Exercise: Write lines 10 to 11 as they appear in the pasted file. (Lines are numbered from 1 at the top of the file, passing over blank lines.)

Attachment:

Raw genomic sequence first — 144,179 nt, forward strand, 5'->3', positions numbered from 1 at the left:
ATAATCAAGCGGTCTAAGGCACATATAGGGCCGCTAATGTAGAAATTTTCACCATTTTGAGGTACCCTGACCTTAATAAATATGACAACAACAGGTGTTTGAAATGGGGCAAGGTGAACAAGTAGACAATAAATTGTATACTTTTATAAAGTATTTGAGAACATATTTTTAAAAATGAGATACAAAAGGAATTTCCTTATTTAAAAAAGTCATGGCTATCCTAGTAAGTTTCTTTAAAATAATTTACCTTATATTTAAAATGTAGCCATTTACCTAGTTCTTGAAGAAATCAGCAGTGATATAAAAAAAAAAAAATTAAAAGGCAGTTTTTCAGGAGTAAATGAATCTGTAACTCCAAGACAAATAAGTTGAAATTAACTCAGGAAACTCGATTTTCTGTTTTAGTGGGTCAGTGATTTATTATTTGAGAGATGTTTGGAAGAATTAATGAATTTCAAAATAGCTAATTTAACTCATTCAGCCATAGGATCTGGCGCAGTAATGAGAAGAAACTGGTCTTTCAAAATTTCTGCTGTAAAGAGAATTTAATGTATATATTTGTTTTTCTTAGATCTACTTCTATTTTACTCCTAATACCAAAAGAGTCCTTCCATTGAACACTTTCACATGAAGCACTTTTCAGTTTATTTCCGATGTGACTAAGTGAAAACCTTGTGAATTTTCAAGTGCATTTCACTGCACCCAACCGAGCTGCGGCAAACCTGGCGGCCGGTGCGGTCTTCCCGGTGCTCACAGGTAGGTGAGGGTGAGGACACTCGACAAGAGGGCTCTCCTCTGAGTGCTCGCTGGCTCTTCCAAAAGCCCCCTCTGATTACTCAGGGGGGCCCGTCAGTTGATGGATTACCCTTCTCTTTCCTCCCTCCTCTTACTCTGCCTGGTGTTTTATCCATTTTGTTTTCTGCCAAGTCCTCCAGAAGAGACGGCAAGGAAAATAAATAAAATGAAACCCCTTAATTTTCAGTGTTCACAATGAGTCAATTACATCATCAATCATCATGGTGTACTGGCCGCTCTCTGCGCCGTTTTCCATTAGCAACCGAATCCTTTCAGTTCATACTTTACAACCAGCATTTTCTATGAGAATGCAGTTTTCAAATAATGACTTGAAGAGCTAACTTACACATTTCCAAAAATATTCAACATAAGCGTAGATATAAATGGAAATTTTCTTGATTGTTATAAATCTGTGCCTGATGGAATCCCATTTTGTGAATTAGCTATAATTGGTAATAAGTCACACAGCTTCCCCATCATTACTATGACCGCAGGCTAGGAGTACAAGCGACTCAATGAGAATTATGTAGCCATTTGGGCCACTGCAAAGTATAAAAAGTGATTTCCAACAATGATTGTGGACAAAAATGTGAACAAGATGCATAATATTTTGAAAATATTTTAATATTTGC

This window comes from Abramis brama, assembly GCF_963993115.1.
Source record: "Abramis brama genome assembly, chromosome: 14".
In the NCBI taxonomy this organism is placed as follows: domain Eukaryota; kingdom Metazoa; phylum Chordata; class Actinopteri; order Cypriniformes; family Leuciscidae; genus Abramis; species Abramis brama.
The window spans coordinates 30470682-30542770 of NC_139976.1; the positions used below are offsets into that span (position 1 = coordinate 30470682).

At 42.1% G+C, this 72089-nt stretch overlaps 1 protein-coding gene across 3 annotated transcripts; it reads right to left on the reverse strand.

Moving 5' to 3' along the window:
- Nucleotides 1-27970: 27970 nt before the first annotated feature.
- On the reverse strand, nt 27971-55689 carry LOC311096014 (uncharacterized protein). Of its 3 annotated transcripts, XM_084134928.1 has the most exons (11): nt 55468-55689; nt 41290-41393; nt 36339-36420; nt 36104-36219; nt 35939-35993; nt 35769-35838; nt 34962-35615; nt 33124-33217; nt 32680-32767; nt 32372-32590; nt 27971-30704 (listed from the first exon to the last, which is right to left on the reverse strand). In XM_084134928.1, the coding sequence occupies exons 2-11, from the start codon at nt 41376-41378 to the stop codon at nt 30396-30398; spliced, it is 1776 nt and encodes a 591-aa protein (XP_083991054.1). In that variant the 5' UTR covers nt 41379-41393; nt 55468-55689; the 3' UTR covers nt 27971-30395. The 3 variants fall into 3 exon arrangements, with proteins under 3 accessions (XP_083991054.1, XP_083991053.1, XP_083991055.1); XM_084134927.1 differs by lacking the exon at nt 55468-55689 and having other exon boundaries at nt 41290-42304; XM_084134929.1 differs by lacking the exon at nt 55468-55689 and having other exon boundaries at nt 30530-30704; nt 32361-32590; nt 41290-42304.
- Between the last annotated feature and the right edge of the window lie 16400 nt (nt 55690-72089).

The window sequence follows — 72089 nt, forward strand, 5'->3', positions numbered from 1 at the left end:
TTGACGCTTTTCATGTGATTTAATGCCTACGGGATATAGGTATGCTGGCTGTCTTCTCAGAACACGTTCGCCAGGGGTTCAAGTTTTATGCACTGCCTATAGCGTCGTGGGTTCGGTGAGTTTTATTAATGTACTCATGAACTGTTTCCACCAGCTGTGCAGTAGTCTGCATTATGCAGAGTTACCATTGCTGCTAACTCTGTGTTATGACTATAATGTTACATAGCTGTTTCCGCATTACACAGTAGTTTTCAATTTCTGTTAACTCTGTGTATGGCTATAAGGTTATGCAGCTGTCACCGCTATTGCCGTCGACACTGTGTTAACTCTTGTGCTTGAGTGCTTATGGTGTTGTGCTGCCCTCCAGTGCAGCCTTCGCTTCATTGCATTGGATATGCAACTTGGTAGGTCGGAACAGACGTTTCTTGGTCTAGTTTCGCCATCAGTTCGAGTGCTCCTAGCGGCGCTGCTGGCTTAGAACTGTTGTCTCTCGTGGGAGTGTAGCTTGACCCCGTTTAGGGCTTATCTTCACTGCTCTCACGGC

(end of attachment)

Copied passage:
- On the reverse strand, nt 27971-55689 carry LOC311096014 (uncharacterized protein). Of its 3 annotated transcripts, XM_084134928.1 has the most exons (11): nt 55468-55689; nt 41290-41393; nt 36339-36420; nt 36104-36219; nt 35939-35993; nt 35769-35838; nt 34962-35615; nt 33124-33217; nt 32680-32767; nt 32372-32590; nt 27971-30704 (listed from the first exon to the last, which is right to left on the reverse strand). In XM_084134928.1, the coding sequence occupies exons 2-11, from the start codon at nt 41376-41378 to the stop codon at nt 30396-30398; spliced, it is 1776 nt and encodes a 591-aa protein (XP_083991054.1). In that variant the 5' UTR covers nt 41379-41393; nt 55468-55689; the 3' UTR covers nt 27971-30395. The 3 variants fall into 3 exon arrangements, with proteins under 3 accessions (XP_083991054.1, XP_083991053.1, XP_083991055.1); XM_084134927.1 differs by lacking the exon at nt 55468-55689 and having other exon boundaries at nt 41290-42304; XM_084134929.1 differs by lacking the exon at nt 55468-55689 and having other exon boundaries at nt 30530-30704; nt 32361-32590; nt 41290-42304.
- Between the last annotated feature and the right edge of the window lie 16400 nt (nt 55690-72089).